A Jew from Pakistan pleads: Let me make aliyah
The handful of Jews left in Pakistan hide their religion in fear for their lives, but their tradition passes on from one generation to the next. Zuriel Ben-Israel, one of the few Jews remaining in land of the Taliban, wants to make aliyah with his family, but faces great obstacles.
I'm used to scrolling through my Facebook timeline quickly, but one of my friends' posts caught my attention. It said "Shabbat Shalom from Pakistan." Shabbat Shalom from the home of the Taliban, the nation at war. It was signed by Zuriel Ben-Israel. That is his Hebrew name - his Pakistani name is withheld to protect his personal safety.
There are almost no Jews left in Pakistan. In 2014, the media reported that there were seven Jews left in Pakistan, but they hide their identities for fear of their neighbors and the authorities. Ben-Israel, 57, married with six children, describes himself as an ardent Zionist, who maintains a full Jewish life thereby endangering his life and the lives of his family. His children serve in senior positions in the education system in the country, and all of them are college graduates.
Over the years, many Jews kept their religion in Pakistan a secret, fearing for their lives, however, the knowledge of their Jewish identity has been passed down from generation to generation.
"I know that we are descendants of the Jewish people, but I have no official documents that could prove my family's history," he says.
But paradoxically, in order to make aliyah to Israel, he is required to prove that he is Jewish. "I started thinking what I had to do to convert, but all of my friends are Muslims. Pakistan has no rabbi, a Jewish community, or a synagogue - and therefore I can't perform the official steps required for conversion."
One of the conditions for the conventional conversion process, or alternatively, to be recognized under the Jewish Law of Return - is belonging to a Jewish community. Over the past five years, Ben-Israel has been studying Hebrew, the Bible, kashrut laws and whatever else is required, and says he is ready to convert even though his Judaism has been passed down to him throughout the generations.
"I'm living a Jewish lifestyle, and I make it a point to celebrate the holidays with my family," he says, "but every day that passes I am aware that this is not an easy process."
"I live in a society in which the very desire to be connected to the Jewish people could put me in danger, and the fact that I don't show up at the mosque for prayers, and I'm not marrying off my grown up daughters raises suspicions among my neighbors. So why am I doing this? Because I have an inner voice that is guiding me to the truth. Pakistan is not a simple country, journalist Daniel Pearl was murdered here because he was Jewish. But I'm willing to take those risks, because I love my people and God."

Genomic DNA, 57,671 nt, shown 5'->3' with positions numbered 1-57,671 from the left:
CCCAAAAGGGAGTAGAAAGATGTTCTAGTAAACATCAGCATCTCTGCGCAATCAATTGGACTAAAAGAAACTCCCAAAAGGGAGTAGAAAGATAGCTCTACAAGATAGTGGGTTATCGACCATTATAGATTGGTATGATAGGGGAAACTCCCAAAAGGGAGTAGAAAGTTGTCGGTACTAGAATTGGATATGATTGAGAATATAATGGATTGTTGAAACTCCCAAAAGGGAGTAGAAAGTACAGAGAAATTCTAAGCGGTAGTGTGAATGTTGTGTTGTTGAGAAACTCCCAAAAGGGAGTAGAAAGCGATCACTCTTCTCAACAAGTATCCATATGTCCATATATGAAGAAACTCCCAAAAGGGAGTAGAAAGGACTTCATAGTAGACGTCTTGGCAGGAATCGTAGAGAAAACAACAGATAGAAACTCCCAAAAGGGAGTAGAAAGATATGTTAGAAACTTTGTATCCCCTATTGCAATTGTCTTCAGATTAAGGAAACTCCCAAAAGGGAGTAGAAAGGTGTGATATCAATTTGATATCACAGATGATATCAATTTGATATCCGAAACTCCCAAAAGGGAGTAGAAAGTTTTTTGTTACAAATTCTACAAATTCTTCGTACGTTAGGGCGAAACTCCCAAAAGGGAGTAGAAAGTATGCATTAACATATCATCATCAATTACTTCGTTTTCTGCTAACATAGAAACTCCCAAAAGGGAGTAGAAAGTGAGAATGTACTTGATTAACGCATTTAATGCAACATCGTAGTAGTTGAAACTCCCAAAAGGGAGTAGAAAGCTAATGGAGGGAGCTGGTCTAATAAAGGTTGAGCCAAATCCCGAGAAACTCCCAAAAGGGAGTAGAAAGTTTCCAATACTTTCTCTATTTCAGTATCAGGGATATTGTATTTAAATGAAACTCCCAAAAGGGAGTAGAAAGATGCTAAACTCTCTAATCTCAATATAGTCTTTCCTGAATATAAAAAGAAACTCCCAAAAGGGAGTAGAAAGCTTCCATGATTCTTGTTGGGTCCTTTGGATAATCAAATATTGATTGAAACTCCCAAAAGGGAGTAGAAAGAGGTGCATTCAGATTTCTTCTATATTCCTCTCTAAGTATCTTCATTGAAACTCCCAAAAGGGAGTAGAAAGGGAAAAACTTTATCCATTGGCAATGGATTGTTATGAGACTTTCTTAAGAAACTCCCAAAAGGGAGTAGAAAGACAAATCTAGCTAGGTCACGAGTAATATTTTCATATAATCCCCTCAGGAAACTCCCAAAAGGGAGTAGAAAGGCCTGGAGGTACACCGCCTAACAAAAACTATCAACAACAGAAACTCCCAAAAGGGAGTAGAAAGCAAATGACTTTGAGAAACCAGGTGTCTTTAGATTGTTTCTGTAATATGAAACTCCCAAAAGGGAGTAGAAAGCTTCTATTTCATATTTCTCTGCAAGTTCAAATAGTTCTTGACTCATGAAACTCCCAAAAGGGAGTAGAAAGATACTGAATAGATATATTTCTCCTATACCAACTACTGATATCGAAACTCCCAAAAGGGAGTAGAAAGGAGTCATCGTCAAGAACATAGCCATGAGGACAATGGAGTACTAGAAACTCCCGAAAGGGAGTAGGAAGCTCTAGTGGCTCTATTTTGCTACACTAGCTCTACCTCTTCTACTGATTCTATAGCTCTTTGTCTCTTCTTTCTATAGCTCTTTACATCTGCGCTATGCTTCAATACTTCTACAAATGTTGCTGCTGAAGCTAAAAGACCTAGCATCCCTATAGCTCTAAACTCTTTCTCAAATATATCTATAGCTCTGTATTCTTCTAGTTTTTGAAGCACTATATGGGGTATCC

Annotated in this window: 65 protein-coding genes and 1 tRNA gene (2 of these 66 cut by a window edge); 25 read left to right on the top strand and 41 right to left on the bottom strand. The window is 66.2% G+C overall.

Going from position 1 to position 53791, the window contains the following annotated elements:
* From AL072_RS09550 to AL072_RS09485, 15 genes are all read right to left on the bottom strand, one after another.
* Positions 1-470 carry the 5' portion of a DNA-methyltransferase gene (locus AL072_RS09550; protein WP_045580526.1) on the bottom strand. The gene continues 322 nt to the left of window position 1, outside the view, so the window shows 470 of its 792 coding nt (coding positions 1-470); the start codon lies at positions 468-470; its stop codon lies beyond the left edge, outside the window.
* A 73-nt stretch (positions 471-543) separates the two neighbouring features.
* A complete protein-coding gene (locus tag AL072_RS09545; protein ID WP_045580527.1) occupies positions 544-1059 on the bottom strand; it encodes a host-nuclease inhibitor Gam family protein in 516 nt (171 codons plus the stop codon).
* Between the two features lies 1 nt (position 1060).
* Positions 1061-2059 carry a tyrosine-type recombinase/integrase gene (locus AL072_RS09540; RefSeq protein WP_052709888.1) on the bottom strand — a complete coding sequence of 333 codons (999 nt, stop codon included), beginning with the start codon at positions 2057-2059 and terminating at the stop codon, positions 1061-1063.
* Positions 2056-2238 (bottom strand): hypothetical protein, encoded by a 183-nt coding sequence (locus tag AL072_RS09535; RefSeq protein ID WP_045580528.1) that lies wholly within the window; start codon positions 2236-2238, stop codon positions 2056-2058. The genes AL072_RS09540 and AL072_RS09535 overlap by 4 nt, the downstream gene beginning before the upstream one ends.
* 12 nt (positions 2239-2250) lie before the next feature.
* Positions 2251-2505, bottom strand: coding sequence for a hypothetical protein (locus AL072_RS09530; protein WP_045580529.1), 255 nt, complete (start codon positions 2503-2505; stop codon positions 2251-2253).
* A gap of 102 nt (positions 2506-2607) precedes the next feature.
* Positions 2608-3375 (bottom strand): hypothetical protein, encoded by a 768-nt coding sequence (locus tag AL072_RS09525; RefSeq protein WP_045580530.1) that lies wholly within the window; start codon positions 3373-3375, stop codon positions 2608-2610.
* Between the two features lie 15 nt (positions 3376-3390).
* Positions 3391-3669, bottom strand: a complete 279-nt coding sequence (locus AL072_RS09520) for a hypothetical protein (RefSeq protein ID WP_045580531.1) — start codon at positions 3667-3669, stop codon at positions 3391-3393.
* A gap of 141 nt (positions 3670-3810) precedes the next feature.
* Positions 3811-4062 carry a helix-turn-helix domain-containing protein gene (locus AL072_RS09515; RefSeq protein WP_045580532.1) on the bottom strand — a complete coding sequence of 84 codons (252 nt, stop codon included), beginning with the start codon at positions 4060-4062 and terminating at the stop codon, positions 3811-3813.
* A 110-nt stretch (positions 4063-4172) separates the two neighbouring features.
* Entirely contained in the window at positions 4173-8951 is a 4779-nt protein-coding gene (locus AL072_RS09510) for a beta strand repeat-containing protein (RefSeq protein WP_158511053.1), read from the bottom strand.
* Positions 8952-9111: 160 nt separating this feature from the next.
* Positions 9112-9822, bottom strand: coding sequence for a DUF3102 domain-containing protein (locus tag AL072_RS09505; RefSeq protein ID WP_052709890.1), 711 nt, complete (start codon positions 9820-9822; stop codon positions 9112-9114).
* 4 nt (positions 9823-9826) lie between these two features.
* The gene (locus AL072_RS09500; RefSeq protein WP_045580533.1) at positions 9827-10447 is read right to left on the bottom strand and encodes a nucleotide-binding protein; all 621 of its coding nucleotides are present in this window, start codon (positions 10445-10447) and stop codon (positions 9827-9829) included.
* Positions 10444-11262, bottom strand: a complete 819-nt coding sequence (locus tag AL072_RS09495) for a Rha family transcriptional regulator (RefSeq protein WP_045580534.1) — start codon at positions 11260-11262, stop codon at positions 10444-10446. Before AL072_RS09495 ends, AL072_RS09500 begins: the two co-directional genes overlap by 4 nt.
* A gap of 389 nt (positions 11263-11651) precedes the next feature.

In pictures he sent me, Ben-Israel and his family are seen celebrating Hanukkah and Israel's Independence Day, as well as meetings with other people who see themselves as descendants of the Jewish people. They avoid meeting out in the open to escape their neighbors' watchful eye.
Placing hopes on Israelis
Zuriel Ben-Israel says he has sent hundreds of letters to every possible official or organization in Israel and the Diaspora who might be able help him, but to no avail.
Rivka Meyer from the United States, who aids Ben-Israel and translates all of his correspondences into English, jumped on the opportunity to send me information, details and pictures of the family.
The Chief Rabbi's office confirmed that they received his request and directed it to the office of the Sephardi Chief Rabbi of Israel, Rabbi Yitzhak Yosef. The Immigration and Absorption Ministry has yet to respond. The Shavei Israel organization, which specializes in descendants of Jews who don't possess official documents, has also not responded yet.
The Jewish Agency said that "according to the Interior Ministry's regulations, to make aliyah to Israel one must present documents proving entitlement to the Law of Return. We will be happy to receive the applicant's phone number so we could try and help him as much as possible, provided he has the appropriate documents in his possession."
But due to the circumstances, Ben-Israel has no official documents that could prove he is Jewish. It appears that the only solution is for him to immigrate to Israel under a special arrangement, and only then could he and his family complete the full conversion process required in Israel.
In the absence of a response from Israeli authorities, Ben-Israel hopes that Israeli citizens can help him.
He asked I publicize his name despite the danger involved. "I'd rather take a chance, than wait for another decade for something to happen," he writes. "I feel exhaustion in my heart and soul, and I can't stop thinking about how I could prove my sincerity and love for the Jewish people, and how I could further open my heart and soul to them."
Dina Abramson is a journalist and the editor-in-chief of the Best One Online website .